What was once used to describe the jesting of juniors by seniors, ragging is now synonymous with physical and mental acts of brutality amongst students. And though this day and age has seen the introduction of an anti-ragging unit in every college, this evil still manages to rear its ugly head. In the Institute of Technology affiliated to Barkatullah University, Bhopal, 33 first year B Tech students were physically and mentally harassed by seniors, who have already graduated from the institution. The victims, who are residents of the Munshi Premchand Hostel, were ragged by seniors, who would, apparently, hang out in the college premises and indulge in ragging the newcomers.
Similar incidents have been reported in other states. At Aryabhatta Knowledge University, Bihar, a first-year student was assaulted and the left side of his head shaved by eight seniors.
In Udai Pratap Autonomous College, Uttar Pradesh, a group of second-year History students were beaten up by seniors. At MKCG Medical College, Odisha, first year MBBS students were allegedly forced to cut their hair and assemble at the auditorium for three hours every day, where they were either ragged or beaten up by fourth-year students for about 45 days.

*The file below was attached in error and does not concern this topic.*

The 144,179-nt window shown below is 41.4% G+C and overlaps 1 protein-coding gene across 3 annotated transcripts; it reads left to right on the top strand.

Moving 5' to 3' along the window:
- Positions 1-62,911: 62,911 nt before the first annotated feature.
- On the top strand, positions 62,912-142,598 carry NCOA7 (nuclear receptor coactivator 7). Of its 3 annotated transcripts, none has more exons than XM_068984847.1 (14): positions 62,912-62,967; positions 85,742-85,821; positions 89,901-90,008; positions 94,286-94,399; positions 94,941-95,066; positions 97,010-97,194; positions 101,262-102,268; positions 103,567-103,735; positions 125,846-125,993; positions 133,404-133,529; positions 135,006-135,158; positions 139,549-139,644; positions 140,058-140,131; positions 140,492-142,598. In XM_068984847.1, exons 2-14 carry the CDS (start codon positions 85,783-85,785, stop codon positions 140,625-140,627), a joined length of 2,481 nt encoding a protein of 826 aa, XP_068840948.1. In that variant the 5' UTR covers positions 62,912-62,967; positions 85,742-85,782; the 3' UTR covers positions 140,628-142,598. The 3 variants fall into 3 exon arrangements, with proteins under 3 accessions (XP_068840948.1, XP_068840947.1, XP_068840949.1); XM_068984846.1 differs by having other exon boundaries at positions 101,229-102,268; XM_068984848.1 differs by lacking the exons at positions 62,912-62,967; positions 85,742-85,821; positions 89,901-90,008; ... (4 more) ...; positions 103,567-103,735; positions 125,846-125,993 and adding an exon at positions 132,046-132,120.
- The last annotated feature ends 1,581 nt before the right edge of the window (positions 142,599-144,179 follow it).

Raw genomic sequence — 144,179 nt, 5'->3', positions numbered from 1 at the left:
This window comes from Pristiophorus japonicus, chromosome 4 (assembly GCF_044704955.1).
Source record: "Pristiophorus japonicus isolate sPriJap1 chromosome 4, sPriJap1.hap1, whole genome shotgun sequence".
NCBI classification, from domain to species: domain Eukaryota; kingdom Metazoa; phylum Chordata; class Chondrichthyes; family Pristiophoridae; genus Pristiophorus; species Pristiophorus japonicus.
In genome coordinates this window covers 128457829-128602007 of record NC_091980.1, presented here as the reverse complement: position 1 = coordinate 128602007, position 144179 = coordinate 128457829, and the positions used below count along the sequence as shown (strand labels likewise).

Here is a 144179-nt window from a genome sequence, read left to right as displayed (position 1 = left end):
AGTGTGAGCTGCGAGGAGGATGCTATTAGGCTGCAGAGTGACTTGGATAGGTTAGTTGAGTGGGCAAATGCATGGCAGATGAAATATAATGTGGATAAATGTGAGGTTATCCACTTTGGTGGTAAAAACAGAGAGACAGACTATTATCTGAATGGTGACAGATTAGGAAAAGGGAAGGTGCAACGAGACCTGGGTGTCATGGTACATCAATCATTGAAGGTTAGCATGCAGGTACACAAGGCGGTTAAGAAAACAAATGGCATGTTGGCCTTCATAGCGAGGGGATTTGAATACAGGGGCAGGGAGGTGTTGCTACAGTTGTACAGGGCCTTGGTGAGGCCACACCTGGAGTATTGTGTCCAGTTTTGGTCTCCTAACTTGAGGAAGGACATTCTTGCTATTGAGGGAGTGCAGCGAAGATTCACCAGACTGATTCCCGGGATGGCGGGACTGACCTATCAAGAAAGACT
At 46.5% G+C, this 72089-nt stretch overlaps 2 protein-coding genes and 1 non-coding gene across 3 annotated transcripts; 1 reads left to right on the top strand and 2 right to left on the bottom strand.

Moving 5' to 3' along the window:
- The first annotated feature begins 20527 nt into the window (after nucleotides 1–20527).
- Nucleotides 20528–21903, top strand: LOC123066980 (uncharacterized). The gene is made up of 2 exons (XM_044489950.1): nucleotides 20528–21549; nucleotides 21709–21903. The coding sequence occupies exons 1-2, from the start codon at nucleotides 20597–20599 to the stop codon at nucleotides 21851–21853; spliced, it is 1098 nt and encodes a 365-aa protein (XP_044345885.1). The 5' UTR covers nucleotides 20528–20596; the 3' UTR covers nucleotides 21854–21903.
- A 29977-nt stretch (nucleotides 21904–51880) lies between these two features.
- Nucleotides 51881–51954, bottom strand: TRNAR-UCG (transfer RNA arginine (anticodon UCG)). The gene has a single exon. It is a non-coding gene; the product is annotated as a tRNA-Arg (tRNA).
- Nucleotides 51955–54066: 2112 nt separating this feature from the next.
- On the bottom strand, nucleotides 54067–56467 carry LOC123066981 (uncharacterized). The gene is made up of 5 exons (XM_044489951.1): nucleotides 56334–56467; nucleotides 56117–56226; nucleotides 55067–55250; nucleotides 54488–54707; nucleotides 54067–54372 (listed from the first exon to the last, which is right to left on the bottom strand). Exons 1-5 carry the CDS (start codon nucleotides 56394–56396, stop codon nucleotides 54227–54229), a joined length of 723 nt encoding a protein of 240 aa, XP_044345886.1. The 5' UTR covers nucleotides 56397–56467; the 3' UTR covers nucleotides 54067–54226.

The list of such complaints registered with the Central Government-run anti-ragging helpline (firstname.lastname@example.org and 1800-180-5522), which is being monitored by the Aman Satya Kachroo Trust, is exhaustive.
For a large number of students, college education often begins on a traumatic note. While some gather the courage to complain, several others suffer in silence, apprehensive about the backlash. The menace of ragging continues to haunt students of higher education institutions across the country, despite the countless measures being taken by the Ministry of Human Resources Development (MHRD).
In fact, in the 2016-17 academic session, the number of ragging cases in India shot up by at least 20 percent, with 515 cases being registered with the helpline against the 423 in 2015-16. This year so far, 30 ragging cases have already been reported.